Barbara is an attorney concentrating her practice on all aspects of estate planning, estate and trust administration, estate trust and fiduciary litigation, business succession planning, nonprofits, and family foundations. Barbara believes the...Read More by Author
Who Determines How to Celebrate Your Life and the Disposition of You When You Die?
An often-overlooked step in the estate planning process is determining how you want the world to celebrate your life and determining your final resting place. If not addressed, conflict may occur because different loved ones have different opinions.
In New Jersey, you have a right to make these decisions but you must document them. New Jersey Statute Section 45:27-22 states that you may appoint a person in your Will to control your funeral and the disposition of the remains. This individual is not your executor (the individual appointed to handle the administration of your estate). It is a specifically appointed individual who has the right to handle your funeral and disposition prior to the probate of your Will. This is important, because in New Jersey, a Will cannot be probated for ten days after death.
If you do not appoint an individual to handle your funeral and the disposition of your body, the same statute directs who is given such authority, in the following order of priority:
- The surviving spouse of the decedent.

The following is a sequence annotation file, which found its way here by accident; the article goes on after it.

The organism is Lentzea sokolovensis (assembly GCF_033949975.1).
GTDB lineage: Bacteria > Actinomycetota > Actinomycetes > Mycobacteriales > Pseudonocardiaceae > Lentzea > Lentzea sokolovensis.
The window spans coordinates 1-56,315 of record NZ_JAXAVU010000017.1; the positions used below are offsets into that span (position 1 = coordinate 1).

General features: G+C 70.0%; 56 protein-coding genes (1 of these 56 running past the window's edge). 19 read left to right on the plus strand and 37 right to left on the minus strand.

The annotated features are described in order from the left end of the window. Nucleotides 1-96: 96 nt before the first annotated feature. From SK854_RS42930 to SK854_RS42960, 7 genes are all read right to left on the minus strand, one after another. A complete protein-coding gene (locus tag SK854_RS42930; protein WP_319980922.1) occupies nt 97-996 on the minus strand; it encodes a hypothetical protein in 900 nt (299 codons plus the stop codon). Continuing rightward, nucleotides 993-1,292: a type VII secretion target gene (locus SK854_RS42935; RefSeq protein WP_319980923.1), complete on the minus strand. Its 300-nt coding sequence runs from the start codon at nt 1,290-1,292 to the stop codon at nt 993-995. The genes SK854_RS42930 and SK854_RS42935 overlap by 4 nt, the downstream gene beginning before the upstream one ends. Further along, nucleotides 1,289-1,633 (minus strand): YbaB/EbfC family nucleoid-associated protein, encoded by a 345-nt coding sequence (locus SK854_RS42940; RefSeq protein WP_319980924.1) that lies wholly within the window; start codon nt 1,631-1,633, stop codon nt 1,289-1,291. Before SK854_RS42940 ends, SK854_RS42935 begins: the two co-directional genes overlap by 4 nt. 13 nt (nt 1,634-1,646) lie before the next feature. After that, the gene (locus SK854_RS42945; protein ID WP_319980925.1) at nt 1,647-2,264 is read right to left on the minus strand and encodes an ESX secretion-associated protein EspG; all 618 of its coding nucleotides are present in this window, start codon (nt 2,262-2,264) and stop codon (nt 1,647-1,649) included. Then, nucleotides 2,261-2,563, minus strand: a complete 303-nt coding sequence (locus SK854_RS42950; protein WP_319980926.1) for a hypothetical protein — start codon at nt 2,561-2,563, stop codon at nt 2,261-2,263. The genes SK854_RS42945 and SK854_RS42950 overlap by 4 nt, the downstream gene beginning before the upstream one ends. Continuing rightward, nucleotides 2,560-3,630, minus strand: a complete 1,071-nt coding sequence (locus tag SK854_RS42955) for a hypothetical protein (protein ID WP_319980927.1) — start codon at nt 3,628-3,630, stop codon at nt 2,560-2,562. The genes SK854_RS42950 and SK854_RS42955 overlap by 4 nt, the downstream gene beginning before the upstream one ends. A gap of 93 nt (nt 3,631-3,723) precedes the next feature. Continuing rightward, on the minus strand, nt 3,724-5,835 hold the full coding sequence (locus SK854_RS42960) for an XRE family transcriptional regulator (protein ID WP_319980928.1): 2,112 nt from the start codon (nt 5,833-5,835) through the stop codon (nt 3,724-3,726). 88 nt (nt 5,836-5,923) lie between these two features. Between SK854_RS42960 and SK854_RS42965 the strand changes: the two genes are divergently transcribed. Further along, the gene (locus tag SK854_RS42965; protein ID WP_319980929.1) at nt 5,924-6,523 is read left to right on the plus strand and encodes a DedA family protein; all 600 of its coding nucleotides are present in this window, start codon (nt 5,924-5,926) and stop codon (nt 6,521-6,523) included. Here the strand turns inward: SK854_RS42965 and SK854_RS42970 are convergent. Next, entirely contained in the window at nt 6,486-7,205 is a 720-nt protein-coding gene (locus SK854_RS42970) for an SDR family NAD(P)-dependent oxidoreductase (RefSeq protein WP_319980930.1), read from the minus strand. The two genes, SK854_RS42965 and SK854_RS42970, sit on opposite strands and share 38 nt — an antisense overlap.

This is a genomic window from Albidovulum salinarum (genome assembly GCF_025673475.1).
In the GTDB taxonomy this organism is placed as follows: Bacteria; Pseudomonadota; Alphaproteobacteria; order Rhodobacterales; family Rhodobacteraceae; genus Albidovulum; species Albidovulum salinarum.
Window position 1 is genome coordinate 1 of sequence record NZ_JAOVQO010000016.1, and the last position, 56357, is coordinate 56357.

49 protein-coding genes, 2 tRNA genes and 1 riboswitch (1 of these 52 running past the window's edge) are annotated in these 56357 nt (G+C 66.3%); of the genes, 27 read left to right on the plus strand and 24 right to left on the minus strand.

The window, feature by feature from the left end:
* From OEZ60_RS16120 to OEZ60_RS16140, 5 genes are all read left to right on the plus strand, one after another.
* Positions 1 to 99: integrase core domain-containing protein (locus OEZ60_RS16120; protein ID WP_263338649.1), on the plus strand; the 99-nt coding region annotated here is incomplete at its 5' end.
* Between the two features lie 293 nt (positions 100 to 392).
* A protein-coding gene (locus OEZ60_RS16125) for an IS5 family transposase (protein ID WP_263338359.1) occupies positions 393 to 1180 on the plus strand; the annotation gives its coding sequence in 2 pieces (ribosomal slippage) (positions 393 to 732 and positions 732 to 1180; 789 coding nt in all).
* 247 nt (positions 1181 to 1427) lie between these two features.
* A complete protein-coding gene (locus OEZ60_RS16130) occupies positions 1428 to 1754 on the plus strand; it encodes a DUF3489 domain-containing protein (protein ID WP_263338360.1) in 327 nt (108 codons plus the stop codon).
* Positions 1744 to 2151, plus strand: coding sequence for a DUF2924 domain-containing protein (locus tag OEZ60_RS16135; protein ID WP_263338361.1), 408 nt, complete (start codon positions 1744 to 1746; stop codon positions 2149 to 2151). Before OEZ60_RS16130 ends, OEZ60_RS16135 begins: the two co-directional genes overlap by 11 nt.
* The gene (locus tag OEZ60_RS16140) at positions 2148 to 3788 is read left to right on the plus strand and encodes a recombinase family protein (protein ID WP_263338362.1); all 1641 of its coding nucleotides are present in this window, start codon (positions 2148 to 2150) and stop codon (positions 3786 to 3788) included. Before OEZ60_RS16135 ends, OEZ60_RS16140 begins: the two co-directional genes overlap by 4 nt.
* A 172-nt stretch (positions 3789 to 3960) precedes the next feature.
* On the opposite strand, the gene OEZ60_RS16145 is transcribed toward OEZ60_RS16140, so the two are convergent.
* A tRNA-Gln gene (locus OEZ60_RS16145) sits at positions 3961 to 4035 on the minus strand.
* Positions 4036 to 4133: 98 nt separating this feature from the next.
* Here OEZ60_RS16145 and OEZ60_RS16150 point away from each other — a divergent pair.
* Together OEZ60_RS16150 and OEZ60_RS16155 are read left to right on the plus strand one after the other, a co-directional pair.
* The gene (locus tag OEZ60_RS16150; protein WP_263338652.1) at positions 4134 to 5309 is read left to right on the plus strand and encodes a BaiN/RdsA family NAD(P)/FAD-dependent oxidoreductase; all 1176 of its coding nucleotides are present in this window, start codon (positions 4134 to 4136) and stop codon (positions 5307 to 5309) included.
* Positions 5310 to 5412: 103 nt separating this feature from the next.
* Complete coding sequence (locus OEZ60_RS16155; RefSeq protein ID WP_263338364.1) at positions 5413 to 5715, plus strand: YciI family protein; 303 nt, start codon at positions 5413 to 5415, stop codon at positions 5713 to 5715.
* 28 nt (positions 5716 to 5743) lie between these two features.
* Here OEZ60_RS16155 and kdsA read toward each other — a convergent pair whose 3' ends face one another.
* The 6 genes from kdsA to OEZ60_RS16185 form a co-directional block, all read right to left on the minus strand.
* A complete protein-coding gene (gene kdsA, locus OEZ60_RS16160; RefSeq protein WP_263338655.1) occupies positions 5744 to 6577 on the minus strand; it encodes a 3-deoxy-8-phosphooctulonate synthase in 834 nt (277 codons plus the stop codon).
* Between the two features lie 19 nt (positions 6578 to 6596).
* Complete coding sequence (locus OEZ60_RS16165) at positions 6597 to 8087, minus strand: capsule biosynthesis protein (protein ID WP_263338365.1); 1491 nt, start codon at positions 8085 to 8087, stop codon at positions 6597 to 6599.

- A majority of the surviving adult children of the decedent.
- The surviving parent or parents of the decedent.
- A majority of the brothers and sisters of the decedent.
- Other next of kin of the decedent according to the degree of consanguinity.
- If there are no known living relatives, a cemetery may rely on the written authorization of any other person acting on behalf of the decedent.
Similarly under Pennsylvania law, 20 Pa. C.S. Section 305, you may designate a person you name before your death in “an explicit and sincere expression, either verbal or written” to make the arrangements. If you do not designated someone, then the statute gives priority first to your surviving spouse and then your next of kin.
This order of priority may match the order of preference you would give. However, this order of priority has groups of individuals that must decide by majority. Conflict may easily erupt, for example, when the three children are unable to agree. These decisions are being made at a time when emotions are raw and a minor disagreement can turn into a major argument creating long lasting negative feelings. Unfortunately, if they are unable to come to an agreement, court proceedings would have to be initiated to determine your final resting place.
Accordingly, it is recommended not only to nominate a specific individual, with specific successors, but also document in a letter your thoughts as to your celebration of life and disposition of your body. It is recommended that this letter is copied. Give the original to your attorney for safekeeping, but keep a copy in an easily accessible location, not locked, like a file drawer in your house and be sure to let your loved ones know where to find it.